11.01.2010 21:58 Euro area GDP up by 0.4% and EU27 GDP up by 0.3% in Q3 2009

Euro area (EA16) GDP increased by 0.4% and EU271 GDP by 0.3% during the third quarter of 2009, compared with the previous quarter, according to second estimates from Eurostat, the statistical office of the European Union. In the second quarter of 2009, growth rates were -0.1% in the euro area and -0.3% in the EU27. In comparison with the same quarter of the previous year, seasonally adjusted GDP declined in the third quarter of 2009 by 4.0% in the euro area and by 4.3% in the EU27, after -4.8% and -5.0% respectively in the previous quarter. In the third quarter of 2009, among Member States for which seasonally adjusted GDP data are available, Lithuania (6.1%) recorded the highest growth rate compared with the previous quarter, followed by Luxembourg (4.2%) and Slovakia (1.6%). In the third quarter of 2009, household final consumption expenditure decreased by 0.1% in the euro area and by 0.2% in the EU27 (after +0.1% and -0.2% respectively in the previous quarter). Investments fell by 0.8% in the euro area and by 0.6% in the EU27 (after -1.6% and -2.5%). Exports increased by 3.1% in the euro area and by 2.7% in the EU27 (after -1.2% and -1.4%). Imports increased by 3.0% in the euro area and by 2.9% in the EU27 (after -2.8% and -2.9%). Among the main partners of the EU, GDP increased by 0.6% in the US in the third quarter of 2009 (-0.2% in the previous quarter). In Japan GDP increased by 0.3% in the third quarter of 2009 (+0.7% in the previous quarter). Compared with the third quarter of 2008, GDP declined by 2.6% in the US (-3.8% in the previous quarter) and decreased by 4.7% in Japan (-6.0% in the previous quarter).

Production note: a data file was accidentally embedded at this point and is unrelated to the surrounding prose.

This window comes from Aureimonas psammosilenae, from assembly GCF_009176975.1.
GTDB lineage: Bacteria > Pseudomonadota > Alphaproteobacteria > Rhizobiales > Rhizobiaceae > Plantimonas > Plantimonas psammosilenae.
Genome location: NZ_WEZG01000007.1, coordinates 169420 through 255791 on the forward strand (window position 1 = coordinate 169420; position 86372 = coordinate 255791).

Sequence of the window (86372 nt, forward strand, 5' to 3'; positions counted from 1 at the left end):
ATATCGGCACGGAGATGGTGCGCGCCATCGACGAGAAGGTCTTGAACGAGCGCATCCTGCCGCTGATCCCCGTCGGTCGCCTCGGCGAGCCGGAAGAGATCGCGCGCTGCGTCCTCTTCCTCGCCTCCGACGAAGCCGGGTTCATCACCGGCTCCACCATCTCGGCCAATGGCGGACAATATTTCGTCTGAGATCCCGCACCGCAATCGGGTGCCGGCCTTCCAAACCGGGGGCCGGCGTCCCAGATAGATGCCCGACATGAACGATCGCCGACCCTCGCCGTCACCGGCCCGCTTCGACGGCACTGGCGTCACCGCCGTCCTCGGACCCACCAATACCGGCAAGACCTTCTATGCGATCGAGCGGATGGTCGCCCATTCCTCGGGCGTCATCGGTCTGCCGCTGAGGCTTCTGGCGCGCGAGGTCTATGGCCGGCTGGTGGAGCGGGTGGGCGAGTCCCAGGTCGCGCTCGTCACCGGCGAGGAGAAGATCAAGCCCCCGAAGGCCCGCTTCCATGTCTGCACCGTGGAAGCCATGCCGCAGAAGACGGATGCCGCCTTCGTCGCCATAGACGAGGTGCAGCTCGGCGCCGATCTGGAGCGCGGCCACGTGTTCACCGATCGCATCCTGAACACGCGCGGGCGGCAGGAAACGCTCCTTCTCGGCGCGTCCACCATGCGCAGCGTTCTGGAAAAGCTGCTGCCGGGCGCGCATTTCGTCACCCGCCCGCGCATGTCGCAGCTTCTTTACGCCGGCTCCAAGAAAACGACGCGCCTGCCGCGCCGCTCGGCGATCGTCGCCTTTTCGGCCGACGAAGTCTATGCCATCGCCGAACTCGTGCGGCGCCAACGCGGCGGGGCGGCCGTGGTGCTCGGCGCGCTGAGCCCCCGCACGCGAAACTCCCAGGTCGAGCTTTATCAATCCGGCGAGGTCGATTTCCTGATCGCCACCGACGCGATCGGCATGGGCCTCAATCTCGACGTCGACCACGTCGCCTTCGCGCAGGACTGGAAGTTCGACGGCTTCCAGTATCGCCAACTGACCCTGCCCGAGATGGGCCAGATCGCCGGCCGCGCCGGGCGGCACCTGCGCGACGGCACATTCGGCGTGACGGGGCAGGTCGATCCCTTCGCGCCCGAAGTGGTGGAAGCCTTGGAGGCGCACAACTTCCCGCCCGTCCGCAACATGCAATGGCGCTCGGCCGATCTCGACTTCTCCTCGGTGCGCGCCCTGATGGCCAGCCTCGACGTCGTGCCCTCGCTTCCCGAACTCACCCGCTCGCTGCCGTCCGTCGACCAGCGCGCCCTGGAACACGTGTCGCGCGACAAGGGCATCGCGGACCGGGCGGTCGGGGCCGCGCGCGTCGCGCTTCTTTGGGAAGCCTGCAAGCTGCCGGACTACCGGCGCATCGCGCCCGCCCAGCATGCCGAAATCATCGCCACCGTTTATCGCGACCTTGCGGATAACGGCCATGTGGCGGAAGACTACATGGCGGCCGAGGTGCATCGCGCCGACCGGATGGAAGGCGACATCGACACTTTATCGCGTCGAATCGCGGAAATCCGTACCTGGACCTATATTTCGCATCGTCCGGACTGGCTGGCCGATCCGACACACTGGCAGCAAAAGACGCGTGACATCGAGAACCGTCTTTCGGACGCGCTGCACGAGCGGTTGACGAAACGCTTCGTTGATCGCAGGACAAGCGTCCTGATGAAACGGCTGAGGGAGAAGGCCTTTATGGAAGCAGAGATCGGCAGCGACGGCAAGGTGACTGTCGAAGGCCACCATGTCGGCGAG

22.12.2009 22:10 Russia`s industrial output rises 1.5 percent in November 2009

Russia`s industrial output in November increased for the first time since October 2008 at an annual rate of 1.5 percent, the Federal State Statistics Service (Rosstat) said on Dec 15th. Industrial output also rose compared to October, by 2 percent, Rosstat said. The November result beat analysts` prediction that industrial production would fall 2.5 percent from the same month last year, the Interfax news agency reported. Rosstat said agriculture, which gained year-on-year 4.9 percent in November, drove the growth. But the sector slipped 1.8 percent in the first 11 months of this year. The Russian economy, heavily dependent on energy resources, has been mired in a deep economic downturn after commodity prices collapsed late last year. Russian Prime Minister Vladimir Putin forecast early December that Russia`s gross domestic product would shrink by 8.5 to 8.7 percent this year, and its industrial production would tumble 13 percent.